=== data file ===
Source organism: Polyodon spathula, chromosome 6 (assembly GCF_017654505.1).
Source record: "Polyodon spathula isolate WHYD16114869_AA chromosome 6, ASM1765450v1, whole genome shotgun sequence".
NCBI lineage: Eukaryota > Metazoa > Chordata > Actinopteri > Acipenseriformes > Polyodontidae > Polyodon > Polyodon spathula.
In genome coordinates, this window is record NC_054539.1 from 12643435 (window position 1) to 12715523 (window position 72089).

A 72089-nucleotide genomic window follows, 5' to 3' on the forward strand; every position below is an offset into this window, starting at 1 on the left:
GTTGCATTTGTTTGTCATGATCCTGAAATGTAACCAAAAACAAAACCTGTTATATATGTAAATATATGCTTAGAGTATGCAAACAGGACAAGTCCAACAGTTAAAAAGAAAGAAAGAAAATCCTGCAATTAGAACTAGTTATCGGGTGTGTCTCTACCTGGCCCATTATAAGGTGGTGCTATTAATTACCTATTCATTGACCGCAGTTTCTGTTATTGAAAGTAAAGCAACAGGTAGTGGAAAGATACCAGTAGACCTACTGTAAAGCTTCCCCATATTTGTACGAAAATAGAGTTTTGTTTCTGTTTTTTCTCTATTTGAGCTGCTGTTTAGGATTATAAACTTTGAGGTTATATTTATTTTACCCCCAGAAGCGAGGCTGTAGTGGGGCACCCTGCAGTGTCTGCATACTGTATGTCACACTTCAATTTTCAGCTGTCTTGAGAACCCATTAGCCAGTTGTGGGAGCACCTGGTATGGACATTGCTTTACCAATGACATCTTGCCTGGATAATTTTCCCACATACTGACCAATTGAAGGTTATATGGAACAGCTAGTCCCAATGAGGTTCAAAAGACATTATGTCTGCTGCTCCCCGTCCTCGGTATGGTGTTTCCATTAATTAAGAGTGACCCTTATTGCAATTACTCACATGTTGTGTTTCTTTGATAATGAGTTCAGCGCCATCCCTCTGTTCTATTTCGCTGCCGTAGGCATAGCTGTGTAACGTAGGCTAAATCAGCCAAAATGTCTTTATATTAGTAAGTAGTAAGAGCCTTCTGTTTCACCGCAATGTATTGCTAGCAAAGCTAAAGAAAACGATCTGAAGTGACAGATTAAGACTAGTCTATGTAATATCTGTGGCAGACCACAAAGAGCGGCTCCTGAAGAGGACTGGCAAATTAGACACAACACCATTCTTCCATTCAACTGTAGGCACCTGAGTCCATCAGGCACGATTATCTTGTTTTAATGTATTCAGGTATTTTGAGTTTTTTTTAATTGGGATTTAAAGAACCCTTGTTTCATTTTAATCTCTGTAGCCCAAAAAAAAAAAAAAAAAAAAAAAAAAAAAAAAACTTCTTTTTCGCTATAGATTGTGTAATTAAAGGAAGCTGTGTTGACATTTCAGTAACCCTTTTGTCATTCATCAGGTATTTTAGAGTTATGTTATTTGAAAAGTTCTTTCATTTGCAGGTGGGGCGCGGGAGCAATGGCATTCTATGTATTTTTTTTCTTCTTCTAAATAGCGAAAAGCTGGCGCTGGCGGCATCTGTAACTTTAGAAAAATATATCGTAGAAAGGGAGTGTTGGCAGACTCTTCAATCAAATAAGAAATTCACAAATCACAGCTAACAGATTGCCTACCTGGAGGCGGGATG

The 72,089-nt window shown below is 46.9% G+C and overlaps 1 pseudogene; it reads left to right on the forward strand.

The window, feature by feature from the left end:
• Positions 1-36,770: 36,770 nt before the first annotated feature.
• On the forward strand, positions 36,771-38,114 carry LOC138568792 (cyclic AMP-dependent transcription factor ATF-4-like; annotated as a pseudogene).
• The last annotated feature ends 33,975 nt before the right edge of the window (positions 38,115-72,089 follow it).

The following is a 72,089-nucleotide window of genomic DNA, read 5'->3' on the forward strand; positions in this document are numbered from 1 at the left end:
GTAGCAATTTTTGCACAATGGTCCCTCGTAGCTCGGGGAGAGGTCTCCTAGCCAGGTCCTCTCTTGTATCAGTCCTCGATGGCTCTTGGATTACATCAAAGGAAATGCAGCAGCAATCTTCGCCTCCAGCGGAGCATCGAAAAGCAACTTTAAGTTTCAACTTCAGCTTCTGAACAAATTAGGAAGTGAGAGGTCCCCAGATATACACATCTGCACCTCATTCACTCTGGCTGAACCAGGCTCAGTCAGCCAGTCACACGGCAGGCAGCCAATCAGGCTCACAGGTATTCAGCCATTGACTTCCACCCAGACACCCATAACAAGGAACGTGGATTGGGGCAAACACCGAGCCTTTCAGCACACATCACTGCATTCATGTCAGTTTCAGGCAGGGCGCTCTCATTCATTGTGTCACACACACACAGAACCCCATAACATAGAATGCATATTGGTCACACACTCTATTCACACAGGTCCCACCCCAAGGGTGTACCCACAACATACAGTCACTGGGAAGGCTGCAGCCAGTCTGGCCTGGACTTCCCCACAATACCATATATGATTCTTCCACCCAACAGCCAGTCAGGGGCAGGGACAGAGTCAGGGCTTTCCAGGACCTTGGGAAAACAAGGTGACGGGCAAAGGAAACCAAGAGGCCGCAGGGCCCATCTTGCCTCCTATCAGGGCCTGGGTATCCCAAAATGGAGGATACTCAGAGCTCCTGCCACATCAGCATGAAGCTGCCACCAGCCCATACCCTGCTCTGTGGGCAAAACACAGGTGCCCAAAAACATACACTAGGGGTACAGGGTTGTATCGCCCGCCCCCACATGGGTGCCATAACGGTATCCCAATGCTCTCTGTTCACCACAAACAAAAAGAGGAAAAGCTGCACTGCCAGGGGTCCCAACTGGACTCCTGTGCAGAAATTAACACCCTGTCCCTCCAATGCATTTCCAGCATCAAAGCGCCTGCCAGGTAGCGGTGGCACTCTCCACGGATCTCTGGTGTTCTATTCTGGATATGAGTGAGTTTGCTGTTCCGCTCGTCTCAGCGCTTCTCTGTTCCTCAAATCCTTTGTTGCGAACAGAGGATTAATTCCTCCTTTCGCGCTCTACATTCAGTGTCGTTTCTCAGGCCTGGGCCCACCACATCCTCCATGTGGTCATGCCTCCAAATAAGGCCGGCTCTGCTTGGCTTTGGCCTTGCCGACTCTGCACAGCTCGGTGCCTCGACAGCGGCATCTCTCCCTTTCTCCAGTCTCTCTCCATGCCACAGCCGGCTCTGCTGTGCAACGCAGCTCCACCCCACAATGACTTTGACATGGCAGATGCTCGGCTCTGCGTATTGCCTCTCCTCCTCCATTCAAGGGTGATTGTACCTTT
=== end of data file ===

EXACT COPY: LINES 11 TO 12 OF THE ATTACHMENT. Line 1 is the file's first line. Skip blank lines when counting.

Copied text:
• The last annotated feature ends 33,975 nt before the right edge of the window (positions 38,115-72,089 follow it).

The following is a 72,089-nucleotide window of genomic DNA, read 5'->3' on the forward strand; positions in this document are numbered from 1 at the left end: